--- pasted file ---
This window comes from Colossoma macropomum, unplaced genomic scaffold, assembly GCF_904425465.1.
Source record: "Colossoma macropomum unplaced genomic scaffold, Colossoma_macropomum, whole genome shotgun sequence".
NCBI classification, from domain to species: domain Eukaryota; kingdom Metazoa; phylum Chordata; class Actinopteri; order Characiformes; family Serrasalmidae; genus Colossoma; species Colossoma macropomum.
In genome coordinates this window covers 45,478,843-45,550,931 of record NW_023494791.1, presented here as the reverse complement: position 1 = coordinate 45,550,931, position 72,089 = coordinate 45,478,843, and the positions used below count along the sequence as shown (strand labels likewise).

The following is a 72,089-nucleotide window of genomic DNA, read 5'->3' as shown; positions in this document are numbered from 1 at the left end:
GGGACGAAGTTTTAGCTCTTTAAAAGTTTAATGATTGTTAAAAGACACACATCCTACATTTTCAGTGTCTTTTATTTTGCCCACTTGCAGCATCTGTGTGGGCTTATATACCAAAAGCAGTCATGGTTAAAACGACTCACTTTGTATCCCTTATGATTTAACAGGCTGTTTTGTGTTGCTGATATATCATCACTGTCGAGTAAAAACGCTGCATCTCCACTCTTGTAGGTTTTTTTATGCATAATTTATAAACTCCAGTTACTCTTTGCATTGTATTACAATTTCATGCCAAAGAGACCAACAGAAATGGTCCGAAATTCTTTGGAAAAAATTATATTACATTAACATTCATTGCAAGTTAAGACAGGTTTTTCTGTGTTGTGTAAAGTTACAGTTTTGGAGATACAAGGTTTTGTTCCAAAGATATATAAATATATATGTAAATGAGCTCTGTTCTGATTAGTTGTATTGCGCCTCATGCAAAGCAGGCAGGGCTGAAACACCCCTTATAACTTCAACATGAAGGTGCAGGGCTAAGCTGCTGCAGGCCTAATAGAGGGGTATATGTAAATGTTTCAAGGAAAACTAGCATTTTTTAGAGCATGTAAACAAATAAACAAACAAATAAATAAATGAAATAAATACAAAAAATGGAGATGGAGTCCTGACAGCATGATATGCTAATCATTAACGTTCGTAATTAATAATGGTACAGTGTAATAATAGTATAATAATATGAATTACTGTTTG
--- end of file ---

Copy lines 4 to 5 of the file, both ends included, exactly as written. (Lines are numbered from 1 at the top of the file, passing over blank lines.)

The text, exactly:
In genome coordinates this window covers 45,478,843-45,550,931 of record NW_023494791.1, presented here as the reverse complement: position 1 = coordinate 45,550,931, position 72,089 = coordinate 45,478,843, and the positions used below count along the sequence as shown (strand labels likewise).

The following is a 72,089-nucleotide window of genomic DNA, read 5'->3' as shown; positions in this document are numbered from 1 at the left end: